Order memorializing a settlement and denial of the plaintiff estate administrator’s motion for relief from the order affirmed in an action arising from the administration and distribution of the decedent’s estate; after one witness testified at the bench trial, a settlement conference was conducted in chambers; the trial judge placed the resulting settlement on the record, and the order was prepared by the administrator’s attorney; the administrator sought relief under Rule 4:50-1 because he neither agreed to the settlement nor understood it; after reviewing the videotaped record of the settlement and the surrounding circumstances, the motion judge properly determined that the order encompassed “a detailed and informed resolution of the issues” and that there was no fraud or other compelling reason to set aside the settlement.

UNEMPLOYMENT COMPENSATION
GONZALEZ v. BOARD OF REVIEW, DEPARTMENT OF LABOR
Appellate Division, A-1004-04T3, September 8, 2005, not approved for publication. (6 pages). Facts-on-Call Order No. 18501

Board of Review decision that denied the petitioner substitute teacher’s request to reopen its earlier decision affirmed; the earlier decision affirmed the Appeal Tribunal’s finding that the petitioner was ineligible for unemployment benefits for the period of the respondent school district’s 2004 spring break; the petitioner worked for the district both before and after spring break; the Board correctly determined that the petitioner was ineligible for unemployment benefits during the district’s spring break under N.J.S.A. 43:21-4(g)(1) and (3) because she had reasonable assurance of re-employment with the district after spring break and because she actually was re-employed; the Board’s decision was supported by the record and was not arbitrary, capricious, or unreasonable.

PARENT AND CHILD
NEW JERSEY DIVISION OF YOUTH AND FAMILY SERVICES v. D.H.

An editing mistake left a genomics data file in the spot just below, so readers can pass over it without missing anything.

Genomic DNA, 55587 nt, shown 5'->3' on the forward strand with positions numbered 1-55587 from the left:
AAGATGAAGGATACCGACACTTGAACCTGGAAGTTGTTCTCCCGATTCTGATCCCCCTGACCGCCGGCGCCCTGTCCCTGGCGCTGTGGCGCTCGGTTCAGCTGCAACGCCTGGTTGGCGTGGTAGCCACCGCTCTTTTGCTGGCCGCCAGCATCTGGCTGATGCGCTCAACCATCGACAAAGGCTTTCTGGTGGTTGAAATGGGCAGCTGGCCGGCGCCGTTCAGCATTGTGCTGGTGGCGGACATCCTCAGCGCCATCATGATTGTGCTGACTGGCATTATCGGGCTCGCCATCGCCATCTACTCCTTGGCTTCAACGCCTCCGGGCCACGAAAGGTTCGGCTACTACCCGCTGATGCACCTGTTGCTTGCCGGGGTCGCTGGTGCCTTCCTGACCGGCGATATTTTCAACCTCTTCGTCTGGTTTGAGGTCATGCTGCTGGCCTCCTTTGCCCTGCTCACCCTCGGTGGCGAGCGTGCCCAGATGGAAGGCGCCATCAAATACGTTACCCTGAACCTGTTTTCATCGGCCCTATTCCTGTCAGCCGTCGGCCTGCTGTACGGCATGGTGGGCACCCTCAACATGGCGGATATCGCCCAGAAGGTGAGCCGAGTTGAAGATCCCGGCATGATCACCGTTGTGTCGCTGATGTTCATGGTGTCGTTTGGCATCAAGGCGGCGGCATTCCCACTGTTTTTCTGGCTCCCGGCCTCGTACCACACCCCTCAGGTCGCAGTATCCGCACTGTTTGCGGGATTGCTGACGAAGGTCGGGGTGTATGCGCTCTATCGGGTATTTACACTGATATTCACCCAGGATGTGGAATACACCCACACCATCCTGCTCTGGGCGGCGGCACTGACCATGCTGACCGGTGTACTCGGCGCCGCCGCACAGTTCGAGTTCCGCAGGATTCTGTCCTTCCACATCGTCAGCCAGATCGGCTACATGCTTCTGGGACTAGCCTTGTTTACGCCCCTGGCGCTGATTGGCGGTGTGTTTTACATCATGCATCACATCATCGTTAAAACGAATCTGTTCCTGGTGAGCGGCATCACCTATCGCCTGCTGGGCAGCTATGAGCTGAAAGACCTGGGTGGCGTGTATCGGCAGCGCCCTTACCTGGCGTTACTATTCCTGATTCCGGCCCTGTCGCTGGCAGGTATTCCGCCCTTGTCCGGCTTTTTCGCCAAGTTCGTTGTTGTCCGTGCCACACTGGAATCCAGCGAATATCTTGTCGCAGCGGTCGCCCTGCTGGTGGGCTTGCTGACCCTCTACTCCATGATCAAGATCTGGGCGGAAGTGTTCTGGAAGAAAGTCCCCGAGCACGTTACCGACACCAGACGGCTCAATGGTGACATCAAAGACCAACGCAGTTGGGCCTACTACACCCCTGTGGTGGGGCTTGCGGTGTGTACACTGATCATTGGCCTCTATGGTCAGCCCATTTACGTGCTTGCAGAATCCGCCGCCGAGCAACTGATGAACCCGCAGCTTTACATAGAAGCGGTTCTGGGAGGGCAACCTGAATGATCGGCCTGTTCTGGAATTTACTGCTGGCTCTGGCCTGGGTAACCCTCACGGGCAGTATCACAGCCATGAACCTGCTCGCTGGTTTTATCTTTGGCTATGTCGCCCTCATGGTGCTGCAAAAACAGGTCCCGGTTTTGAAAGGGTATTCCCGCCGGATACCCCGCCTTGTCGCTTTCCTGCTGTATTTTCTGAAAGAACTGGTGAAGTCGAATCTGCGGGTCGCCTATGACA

Appellate Division, A-1967-04T4, September 8, 2005, not approved for publication. (13 pages). Facts-on-Call Order No. 18500

Judgment that terminated the defendant father’s parental rights to his two daughters affirmed substantially for the reasons expressed by the trial court; among other things, the trial court found that the father had a “serious and chronic” drug abuse problem, had a “lengthy” criminal record, had visited with his daughters only sporadically, had failed to obtain stable housing or employment, had failed to cooperate with most of the services offered by the plaintiff Division of Youth and Family Services, and had no psychological bond with his daughters; the record “clearly and convincingly” supported the trial court’s findings and conclusions that the father was not a suitable parent and could not become one; contrary to the father’s arguments on appeal, the requirements of N.J.S.A. 30:4C-15.1(a) and New Jersey Div. of Youth & Family Services v. A.W. were satisfied.

CRIMINAL TRIALS
STATE v. CLARKE
Appellate Division, A-1721-03T4, September 8, 2005, not approved for publication. (14 pages). Facts-on-Call Order No. 18499

Conviction following a guilty plea of third-degree possession of CDS and sentence to four years of imprisonment affirmed; the defendant was taken to the emergency room after he was shot, but he refused to remove his pants for the nurse to examine him; when the police lifted the defendant from the gurney and removed his pants, a black sock containing 37 vials of cocaine was found under his body; contrary to the defendant’s arguments on appeal, (1) the search was neither unreasonable nor illegal because he was not entitled to a reasonable expectation of privacy in the emergency room, (2) the emergency aid doctrine applied and constituted an exception to the warrant requirement, (3) the trial court properly found deterrence as an aggravating factor, and (4) the sentence was not excessive.


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Now you can order the full text of these decisions directly from the Daily Briefing. Just click on the Facts-on-Call Order Number and the order page will open. And of course you still can order by phone by calling 1-800-670-3370. (A PIN number is required to use the service. If you need a free PIN Number, call 800-310-8678.)